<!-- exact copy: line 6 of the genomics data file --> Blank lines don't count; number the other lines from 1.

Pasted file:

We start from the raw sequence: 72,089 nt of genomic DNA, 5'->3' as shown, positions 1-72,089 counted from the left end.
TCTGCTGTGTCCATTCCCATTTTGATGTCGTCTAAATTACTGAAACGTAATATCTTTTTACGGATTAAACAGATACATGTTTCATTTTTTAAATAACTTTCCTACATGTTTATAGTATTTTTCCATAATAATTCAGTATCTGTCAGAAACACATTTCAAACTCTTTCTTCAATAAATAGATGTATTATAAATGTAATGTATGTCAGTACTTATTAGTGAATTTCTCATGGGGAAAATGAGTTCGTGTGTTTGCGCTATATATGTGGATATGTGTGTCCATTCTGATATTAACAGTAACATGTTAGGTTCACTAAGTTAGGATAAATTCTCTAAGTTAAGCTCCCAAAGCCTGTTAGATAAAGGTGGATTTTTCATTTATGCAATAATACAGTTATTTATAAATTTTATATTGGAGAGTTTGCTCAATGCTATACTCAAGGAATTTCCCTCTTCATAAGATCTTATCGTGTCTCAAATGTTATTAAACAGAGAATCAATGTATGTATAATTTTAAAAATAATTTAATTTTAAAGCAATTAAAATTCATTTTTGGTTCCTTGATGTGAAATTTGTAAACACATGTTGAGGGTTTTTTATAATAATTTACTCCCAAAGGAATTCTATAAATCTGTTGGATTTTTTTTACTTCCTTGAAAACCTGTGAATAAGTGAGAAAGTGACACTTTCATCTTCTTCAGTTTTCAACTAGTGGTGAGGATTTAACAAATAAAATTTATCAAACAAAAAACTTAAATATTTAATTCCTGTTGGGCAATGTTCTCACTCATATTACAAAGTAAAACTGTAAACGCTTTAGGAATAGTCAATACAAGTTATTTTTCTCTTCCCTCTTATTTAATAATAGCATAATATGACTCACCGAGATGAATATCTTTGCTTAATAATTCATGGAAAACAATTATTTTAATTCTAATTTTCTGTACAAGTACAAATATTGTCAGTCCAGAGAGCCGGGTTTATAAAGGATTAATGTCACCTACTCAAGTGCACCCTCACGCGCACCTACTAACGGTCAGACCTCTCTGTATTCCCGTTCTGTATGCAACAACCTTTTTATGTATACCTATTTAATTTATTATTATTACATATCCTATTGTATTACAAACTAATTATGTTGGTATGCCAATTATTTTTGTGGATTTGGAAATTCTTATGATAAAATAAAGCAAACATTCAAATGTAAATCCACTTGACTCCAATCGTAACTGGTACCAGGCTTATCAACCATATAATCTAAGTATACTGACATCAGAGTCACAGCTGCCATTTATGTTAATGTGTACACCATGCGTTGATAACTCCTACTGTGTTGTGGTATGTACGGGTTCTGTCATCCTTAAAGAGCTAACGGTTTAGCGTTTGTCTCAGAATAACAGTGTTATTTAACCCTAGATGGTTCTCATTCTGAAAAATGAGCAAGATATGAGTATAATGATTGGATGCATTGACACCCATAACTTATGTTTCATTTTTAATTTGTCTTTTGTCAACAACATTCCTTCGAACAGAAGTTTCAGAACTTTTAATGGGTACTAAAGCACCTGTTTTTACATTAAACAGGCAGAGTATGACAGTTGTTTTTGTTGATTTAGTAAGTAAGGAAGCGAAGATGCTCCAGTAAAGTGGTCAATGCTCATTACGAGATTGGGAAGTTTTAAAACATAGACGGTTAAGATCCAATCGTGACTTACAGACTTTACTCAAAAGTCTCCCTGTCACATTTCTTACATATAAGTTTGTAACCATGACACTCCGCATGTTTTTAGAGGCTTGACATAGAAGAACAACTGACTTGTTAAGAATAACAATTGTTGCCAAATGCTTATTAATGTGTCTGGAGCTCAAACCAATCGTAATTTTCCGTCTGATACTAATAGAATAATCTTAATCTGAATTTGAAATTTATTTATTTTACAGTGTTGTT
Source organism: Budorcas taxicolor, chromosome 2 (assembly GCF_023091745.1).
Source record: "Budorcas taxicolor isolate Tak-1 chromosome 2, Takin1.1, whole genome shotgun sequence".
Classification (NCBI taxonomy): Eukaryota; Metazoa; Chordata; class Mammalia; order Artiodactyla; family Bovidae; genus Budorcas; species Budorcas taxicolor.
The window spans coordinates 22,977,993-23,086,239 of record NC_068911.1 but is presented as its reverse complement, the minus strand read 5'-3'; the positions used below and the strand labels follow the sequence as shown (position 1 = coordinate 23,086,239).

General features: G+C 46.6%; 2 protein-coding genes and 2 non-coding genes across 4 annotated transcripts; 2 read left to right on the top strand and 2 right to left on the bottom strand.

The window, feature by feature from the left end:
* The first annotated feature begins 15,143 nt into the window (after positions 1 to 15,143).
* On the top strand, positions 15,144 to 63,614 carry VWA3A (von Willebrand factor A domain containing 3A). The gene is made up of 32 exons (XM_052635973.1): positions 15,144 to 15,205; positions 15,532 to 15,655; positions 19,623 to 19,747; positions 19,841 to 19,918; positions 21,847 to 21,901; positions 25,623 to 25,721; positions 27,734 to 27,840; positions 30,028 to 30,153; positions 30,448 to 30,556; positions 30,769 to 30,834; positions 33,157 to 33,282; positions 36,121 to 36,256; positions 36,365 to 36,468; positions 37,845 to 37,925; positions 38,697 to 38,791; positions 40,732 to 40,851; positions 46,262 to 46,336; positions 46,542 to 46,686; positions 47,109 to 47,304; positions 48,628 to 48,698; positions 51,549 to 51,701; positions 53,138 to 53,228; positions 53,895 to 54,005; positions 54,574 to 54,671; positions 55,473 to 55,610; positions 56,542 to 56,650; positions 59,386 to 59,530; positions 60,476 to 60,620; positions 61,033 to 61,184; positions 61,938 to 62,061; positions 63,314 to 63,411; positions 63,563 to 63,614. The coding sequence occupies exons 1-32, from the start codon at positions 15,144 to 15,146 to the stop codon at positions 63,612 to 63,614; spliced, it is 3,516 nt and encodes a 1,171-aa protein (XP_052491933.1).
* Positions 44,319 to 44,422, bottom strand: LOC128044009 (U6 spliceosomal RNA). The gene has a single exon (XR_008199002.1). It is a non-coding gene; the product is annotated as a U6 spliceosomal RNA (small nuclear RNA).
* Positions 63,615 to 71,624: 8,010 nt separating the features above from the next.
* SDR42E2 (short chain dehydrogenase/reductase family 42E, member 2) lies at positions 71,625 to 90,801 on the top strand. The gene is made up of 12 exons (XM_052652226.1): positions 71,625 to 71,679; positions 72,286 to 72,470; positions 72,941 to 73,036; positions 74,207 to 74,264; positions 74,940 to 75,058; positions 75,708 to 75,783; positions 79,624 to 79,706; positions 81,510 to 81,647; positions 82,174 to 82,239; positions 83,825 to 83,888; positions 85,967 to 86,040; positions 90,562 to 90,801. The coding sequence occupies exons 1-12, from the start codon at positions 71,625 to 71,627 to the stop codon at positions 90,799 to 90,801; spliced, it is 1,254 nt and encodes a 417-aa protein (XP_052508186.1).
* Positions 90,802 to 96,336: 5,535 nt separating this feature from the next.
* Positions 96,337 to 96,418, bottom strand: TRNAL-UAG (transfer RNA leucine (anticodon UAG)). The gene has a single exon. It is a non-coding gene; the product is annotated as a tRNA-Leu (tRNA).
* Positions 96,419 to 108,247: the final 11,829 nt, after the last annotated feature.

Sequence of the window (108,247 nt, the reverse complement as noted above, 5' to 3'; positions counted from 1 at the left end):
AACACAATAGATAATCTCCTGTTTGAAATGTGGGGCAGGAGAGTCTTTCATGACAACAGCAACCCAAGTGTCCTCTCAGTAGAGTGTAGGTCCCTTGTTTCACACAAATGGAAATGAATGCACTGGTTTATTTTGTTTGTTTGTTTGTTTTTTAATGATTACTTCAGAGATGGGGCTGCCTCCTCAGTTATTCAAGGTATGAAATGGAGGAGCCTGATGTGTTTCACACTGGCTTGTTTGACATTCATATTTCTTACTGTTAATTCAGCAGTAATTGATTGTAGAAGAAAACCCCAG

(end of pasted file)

The window spans coordinates 22,977,993-23,086,239 of record NC_068911.1 but is presented as its reverse complement, the minus strand read 5'-3'; the positions used below and the strand labels follow the sequence as shown (position 1 = coordinate 23,086,239).